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Oxidation numbers and Electronic Configurations (Worksheet)

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Work in groups on these problems. You should try to answer the questions without referring to your textbook. If you get stuck, try asking another group for help.

The sum of the charges of the metal cation and its ligands adds up to give the charge of the complex ion. If the complex ion is charged, this is balanced by counter ions.

The number of valence electrons on an atom is equal to its group number. In a cation, the oxidation number is equal to the number of these electrons which have been removed. Transition metal cations have a configuration \(d^z\) where \(Z\) is the number of valence electrons left over after ionization:

\[Z = \text{number of valence electrons on atom} – \text{charge of cation}\]

\[   = \text{group number} – \text{oxidation number}\]

For example:

  • Ni is in group 10 so \(Ni^{2+}\) has (10 – 2) = 8 valence electrons left: it has a \(d^8\) configuration.
  • Cr is in group 6 so \(Cr^{3+}\) has (6 – 3) = 3 valence electrons left: it has a \(d^3\) configuration.

 

Magnetic Properties: To minimize repulsion, electrons occupy orbitals singly before they pair up There are five d-orbitals and, as each orbital can accommodate two electrons, there is space for a maximum of ten electrons. If this process leads to unpaired electrons, the complex is paramagnetic and is attracted towards magnetic field. If there are no unpaired electrons, the complex is diamagnetic and is repelled by magnets.

Problems

  1. Show the electron configuration for the transition metal cation using the box notation in the table.
  2. Indicate if the complex is paramagnetic or not in the final column of the table.
  3. Complete the ‘oxidation number’ column of the table below by working out the oxidation number of each of the transition metal cations.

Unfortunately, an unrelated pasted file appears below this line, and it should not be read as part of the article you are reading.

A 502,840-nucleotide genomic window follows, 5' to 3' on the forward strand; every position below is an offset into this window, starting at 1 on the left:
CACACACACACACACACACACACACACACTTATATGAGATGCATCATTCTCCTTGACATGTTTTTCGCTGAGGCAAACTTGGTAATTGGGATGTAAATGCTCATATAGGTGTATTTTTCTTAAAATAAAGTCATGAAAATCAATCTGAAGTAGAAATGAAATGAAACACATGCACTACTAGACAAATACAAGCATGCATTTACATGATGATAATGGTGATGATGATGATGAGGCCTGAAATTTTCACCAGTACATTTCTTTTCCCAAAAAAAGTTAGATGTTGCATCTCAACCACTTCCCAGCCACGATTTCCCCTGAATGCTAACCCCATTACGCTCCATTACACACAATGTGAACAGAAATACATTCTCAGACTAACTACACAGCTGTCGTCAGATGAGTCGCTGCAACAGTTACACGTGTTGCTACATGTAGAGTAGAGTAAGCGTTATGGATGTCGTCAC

4. Complete the ‘d configuration’ column in the table by working out z for each of the transition metal ions.

This has been completed for the complexes in the first two rows of the table.

Coordination
Compound or
Complex
Oxidation
Number
d
Configuration
Electron Arrangement Paramagnetic?
\(K_2[NiCl_4]\) +2 \(d^8\) Yes
\([Cr(en)_3]Br_3\) +3 \(d^3\) Yes
\(Na[MnO_4]\)        
\((NH_4)_2[CoCl_4]\)        
\([Cr(NH_3)_5(H_2O)]Cl_3\)        
\([Zn(en)2Cl_2]\)        
\(Pt(NH_3)Cl_2\)        

*en is \(NH_2CH_2CH_2NH_2\) and can bond through lone pairs on both \(N\) atoms (bidentate ligand).

Transferrin

Iron is found in many biological molecules. Typical of its coordination chemistry in fairly recently evolved systems is transferrin, which is used to transport iron in the blood. The Fe(III) atom is bonded to O and N atoms through five ligands: 4 amino acids and 1 carbonate anion (\(CO_3^{2-}\)).

Figure 1: Iron complex in transferrin

Questions

  1. How many unpaired electrons will the Fe(III) atom have?
  2. What is the coordination number and approximate geometry of the Fe(III) atom. Describe how this is achieved with 5 ligands.
  3. The Fe(III) is released in a cell by a decrease in the pH. Use your knowledge of acid-base chemistry to suggest what the effect of low pH will be on the ligands in the complex.

Ferredoxins

Iron-sulfur clusters are widespread in biology and date further back in evolutionary time. They contain Fe(II) and/or Fe(III) ions coordinated by S atoms, the simplest of which is shown opposite. They are involved in redox reactions in which the oxidation numbers of the iron atoms change.

Questions

  1. What are the coordination numbers and approximate geometries of the Fe atoms?
  2. How many unpaired electrons will a Fe(II) atom and a Fe(III) atom have?
  3. Given your answer to Question 2, suggest why magnetic studies indicate no net unpaired electrons when both iron atoms are present as Fe(III) in this cluster.
  4. Using your answer to Question 3, predict the net number of unpaired electrons in the reduced form containing one Fe(II) and one Fe(III).